I am surprised that you are surprised... (being loaned that much money, that is). My local lender said I qualify for a $275,000 house because my credit rating is excellent. However, I would certainly not rush out and get a house that expensive. I could never afford it. Just because someone says you are eligible for a certain loan amount does NOT mean you can pay the money back and still have a life.

Repeat after me:

I WILL NOT GET A HEL
I WILL NOT GET A HEL
I WILL NOT GET A HEL

If you cannot pay back the HEL, you LOSE THE HOUSE!

QUIT BORROWING MONEY!
Sell what you can live without.
Scale back on your expenses (cable TV, etc.)

Did you use the "home improvement" money yet? If not, pay off debt with that money! If you used some of it, use the rest to pay off what you can.

FWIW

Louise



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Hi female. After reading your post, I'm confused as to how you were approved for the mortgage in the first place.

You should come over to the "Living Beneath Your Means" (LBYM) Board, where you'll find lots of tips on how to dramatically reduce your monthly expenses. For starters, how about:

1. Is it too late to back out of purchasing the home? I don't know where you are in the process, but this house sounds as though it is far above your family's means (and needs). DH and I have no children, no day care expenses, no credit card debt, and no car payments (although we do have school debt), and we would never dream of buying a 432K home! I think you need to drastically rethink your notions of what your family needs to survive, thrive, and be happy.

2. Drastic solution here: sell your cars, and purhase two old but reliable cars for a lot less money. Not glamorous, I know, but you can hardly afford $1100 in car payments right now. Even better: share a car with your DH. I do. Unless you work in opposite directions, get up a bit earlier and carpool. Alternatively, if you *do* work in opposite directions, keep/purchase one car and have the other person carpool with some work colleagues. I guarantee that the cost of chipping in for gas won't be $1100 per month.

3. I can't figure out why your utilities are so high. It's terrific that you canceled your cellphone and cable service, but where is the rest of the money going? Come over to the LBYM board for advice on energy efficiency.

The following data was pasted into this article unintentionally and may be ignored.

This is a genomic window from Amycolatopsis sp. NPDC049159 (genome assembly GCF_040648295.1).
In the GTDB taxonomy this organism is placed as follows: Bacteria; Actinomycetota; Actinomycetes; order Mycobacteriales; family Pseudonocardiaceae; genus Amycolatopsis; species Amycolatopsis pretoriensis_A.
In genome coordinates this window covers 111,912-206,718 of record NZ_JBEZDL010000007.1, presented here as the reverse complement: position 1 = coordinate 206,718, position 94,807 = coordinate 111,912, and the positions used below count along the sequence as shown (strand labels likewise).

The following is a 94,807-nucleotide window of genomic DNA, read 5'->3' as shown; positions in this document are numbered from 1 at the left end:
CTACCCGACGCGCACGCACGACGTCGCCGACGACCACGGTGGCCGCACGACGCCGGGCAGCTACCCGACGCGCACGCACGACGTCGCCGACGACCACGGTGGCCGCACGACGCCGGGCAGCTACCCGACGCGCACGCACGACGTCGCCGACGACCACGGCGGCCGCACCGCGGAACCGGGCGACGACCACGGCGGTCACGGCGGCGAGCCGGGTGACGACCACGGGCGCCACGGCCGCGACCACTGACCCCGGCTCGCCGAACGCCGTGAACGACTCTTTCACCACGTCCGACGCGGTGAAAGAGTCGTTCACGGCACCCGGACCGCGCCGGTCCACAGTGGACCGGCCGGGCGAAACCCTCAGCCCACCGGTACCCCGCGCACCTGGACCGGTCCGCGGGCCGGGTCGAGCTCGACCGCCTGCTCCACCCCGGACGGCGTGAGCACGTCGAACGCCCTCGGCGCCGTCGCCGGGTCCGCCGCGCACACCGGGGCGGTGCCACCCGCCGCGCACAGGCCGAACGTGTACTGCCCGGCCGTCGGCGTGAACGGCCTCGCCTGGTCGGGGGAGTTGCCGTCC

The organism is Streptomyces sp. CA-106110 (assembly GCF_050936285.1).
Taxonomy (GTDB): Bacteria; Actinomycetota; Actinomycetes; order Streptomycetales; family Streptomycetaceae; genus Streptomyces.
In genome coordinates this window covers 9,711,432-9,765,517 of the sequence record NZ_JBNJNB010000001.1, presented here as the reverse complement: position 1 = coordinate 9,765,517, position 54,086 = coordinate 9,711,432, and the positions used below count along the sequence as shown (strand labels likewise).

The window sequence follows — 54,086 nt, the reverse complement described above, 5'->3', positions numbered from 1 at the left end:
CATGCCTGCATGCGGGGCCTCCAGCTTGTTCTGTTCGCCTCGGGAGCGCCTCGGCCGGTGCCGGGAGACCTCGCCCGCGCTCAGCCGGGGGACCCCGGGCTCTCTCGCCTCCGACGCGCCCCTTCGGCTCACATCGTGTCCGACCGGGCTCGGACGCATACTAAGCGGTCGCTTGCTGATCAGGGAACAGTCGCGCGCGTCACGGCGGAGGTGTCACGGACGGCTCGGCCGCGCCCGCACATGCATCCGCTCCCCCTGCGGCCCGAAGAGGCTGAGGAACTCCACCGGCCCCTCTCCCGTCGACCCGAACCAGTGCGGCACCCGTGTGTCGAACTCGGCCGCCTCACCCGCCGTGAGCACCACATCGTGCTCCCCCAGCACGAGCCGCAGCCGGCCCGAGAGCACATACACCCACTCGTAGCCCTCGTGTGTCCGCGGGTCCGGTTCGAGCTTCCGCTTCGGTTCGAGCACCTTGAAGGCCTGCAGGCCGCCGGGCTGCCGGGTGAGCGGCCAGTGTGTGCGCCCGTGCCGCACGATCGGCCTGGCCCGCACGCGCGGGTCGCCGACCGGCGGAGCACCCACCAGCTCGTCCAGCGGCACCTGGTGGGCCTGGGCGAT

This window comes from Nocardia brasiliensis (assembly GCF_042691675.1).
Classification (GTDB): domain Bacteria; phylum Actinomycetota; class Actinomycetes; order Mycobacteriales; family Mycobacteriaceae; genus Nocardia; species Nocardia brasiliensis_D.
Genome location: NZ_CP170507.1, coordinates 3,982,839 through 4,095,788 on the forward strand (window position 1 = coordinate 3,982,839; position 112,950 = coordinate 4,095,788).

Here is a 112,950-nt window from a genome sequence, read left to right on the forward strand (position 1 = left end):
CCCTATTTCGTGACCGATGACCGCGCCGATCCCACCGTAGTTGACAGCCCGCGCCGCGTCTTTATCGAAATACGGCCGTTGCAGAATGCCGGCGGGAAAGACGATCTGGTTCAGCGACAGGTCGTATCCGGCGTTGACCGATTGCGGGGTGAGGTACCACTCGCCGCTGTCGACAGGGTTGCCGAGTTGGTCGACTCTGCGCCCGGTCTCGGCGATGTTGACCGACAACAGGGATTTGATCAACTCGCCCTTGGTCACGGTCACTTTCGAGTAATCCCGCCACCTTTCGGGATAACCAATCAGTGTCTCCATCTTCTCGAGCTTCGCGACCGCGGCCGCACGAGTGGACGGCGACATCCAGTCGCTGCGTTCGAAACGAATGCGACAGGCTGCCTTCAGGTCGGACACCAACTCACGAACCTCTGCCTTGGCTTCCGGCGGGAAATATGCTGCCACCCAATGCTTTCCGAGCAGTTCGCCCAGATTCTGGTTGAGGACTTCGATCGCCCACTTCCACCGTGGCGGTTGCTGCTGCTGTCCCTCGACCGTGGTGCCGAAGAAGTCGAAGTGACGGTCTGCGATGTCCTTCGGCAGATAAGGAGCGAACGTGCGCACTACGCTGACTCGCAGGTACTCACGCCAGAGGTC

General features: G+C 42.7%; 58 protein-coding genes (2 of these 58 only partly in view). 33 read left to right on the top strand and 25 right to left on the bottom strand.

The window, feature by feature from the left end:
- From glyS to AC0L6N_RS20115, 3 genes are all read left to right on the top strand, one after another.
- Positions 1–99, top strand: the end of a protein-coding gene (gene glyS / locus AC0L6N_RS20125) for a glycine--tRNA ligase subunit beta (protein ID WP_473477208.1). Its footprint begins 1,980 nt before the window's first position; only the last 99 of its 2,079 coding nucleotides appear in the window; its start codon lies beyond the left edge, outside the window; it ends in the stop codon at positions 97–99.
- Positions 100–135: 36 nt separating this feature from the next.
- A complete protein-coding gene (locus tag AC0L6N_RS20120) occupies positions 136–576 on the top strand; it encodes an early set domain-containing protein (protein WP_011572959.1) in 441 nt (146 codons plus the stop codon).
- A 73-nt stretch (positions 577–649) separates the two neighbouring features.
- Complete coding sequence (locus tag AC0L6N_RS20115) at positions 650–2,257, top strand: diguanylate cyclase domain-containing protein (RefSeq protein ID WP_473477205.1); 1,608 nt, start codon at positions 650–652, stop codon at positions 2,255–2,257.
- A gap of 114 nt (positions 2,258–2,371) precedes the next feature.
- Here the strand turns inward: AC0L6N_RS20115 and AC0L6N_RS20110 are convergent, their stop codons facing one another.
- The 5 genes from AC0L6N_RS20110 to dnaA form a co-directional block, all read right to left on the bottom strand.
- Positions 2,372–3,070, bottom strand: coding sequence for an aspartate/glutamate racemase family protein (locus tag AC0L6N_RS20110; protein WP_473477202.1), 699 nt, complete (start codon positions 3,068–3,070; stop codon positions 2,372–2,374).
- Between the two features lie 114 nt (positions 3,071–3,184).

4. $1100 for "groceries, dry-cleaning, gas, & entertainment"?! Good lord, what are you eating? Where are you driving?! Your grocery expenditures for a family of 4 can easily be shrunk - stop buying meat and soda pop. Drink water, and go vegetarian. Buy generic products, not brand-name. Also, stop spending *anything* on entertainment. Right now, your entertainment should consist of watching your debt load get smaller. You can't afford a night out at the movies, not when there's so much (free) fun to be had at home (especially if your kids are small - they won't know the difference). You don't need to dryclean very much - a quick steam in a hot shower does it for my clothes. As for the gas - remember, think "carpool."

I wish you luck.

bookgrrrl
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What do you mean, no more debiting? You are proposing to sign on for a $432,000 loan. Who are you kidding?


We already bought the house, last November...
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We bought this really big beautiful house. We sold another house but didn't get much $ out of it because we had to pay off some debt but still held on to some debt also. While speaking with the lender, she told us we could take out a loan that would cover the cost of the new house and also pay off the existing debt. The new house cost $401K with the existing debt of $30K. We decided to move forward with the move. Still feeling a bit leary of the whole thing, we went through the negotiating process with the underwriters (?), and the original woman we had been speaking to, who said we could pay off exisitng debt had left the company. Well much to our suprise, the new person we started to work with said they COULDN'T pay our existing debt, but we would be qualified for the 432K loan. She suggested we use the extra money towards upgrades on the house since the 32k wouldn't make that much of a difference on the payment. Well the payment is high, really high. And now that you know this history, here's where I am looking for any suggestions....